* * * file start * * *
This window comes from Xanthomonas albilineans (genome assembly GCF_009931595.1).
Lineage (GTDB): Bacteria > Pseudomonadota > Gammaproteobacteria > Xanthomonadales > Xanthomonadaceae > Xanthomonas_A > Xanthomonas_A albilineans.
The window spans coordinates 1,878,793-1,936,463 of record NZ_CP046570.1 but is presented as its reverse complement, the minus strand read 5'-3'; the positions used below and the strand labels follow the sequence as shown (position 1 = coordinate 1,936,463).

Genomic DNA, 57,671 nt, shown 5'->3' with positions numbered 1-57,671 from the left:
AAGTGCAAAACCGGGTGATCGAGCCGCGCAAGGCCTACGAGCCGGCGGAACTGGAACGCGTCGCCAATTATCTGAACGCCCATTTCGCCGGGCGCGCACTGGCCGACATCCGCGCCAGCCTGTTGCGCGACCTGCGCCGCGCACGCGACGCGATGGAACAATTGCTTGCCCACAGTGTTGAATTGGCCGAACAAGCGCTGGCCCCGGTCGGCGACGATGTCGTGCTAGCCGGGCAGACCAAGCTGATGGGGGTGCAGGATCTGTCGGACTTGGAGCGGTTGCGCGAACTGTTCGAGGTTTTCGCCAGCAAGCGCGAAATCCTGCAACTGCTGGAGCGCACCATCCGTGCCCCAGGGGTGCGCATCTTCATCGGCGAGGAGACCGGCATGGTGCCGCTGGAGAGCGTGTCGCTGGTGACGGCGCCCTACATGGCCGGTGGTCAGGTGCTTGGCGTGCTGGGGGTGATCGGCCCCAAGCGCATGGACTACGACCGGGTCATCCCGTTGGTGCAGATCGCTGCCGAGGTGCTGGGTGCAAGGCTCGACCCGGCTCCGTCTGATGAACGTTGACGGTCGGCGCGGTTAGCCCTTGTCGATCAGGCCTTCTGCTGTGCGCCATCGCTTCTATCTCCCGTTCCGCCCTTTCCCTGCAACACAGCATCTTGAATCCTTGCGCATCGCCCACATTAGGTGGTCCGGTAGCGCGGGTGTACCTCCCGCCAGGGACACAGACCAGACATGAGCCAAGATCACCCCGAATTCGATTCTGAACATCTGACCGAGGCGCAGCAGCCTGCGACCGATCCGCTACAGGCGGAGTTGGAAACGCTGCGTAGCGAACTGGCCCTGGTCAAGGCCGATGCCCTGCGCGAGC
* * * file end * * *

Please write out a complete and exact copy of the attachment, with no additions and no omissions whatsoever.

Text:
This window comes from Xanthomonas albilineans (genome assembly GCF_009931595.1).
Lineage (GTDB): Bacteria > Pseudomonadota > Gammaproteobacteria > Xanthomonadales > Xanthomonadaceae > Xanthomonas_A > Xanthomonas_A albilineans.
The window spans coordinates 1,878,793-1,936,463 of record NZ_CP046570.1 but is presented as its reverse complement, the minus strand read 5'-3'; the positions used below and the strand labels follow the sequence as shown (position 1 = coordinate 1,936,463).

Genomic DNA, 57,671 nt, shown 5'->3' with positions numbered 1-57,671 from the left:
AAGTGCAAAACCGGGTGATCGAGCCGCGCAAGGCCTACGAGCCGGCGGAACTGGAACGCGTCGCCAATTATCTGAACGCCCATTTCGCCGGGCGCGCACTGGCCGACATCCGCGCCAGCCTGTTGCGCGACCTGCGCCGCGCACGCGACGCGATGGAACAATTGCTTGCCCACAGTGTTGAATTGGCCGAACAAGCGCTGGCCCCGGTCGGCGACGATGTCGTGCTAGCCGGGCAGACCAAGCTGATGGGGGTGCAGGATCTGTCGGACTTGGAGCGGTTGCGCGAACTGTTCGAGGTTTTCGCCAGCAAGCGCGAAATCCTGCAACTGCTGGAGCGCACCATCCGTGCCCCAGGGGTGCGCATCTTCATCGGCGAGGAGACCGGCATGGTGCCGCTGGAGAGCGTGTCGCTGGTGACGGCGCCCTACATGGCCGGTGGTCAGGTGCTTGGCGTGCTGGGGGTGATCGGCCCCAAGCGCATGGACTACGACCGGGTCATCCCGTTGGTGCAGATCGCTGCCGAGGTGCTGGGTGCAAGGCTCGACCCGGCTCCGTCTGATGAACGTTGACGGTCGGCGCGGTTAGCCCTTGTCGATCAGGCCTTCTGCTGTGCGCCATCGCTTCTATCTCCCGTTCCGCCCTTTCCCTGCAACACAGCATCTTGAATCCTTGCGCATCGCCCACATTAGGTGGTCCGGTAGCGCGGGTGTACCTCCCGCCAGGGACACAGACCAGACATGAGCCAAGATCACCCCGAATTCGATTCTGAACATCTGACCGAGGCGCAGCAGCCTGCGACCGATCCGCTACAGGCGGAGTTGGAAACGCTGCGTAGCGAACTGGCCCTGGTCAAGGCCGATGCCCTGCGCGAGC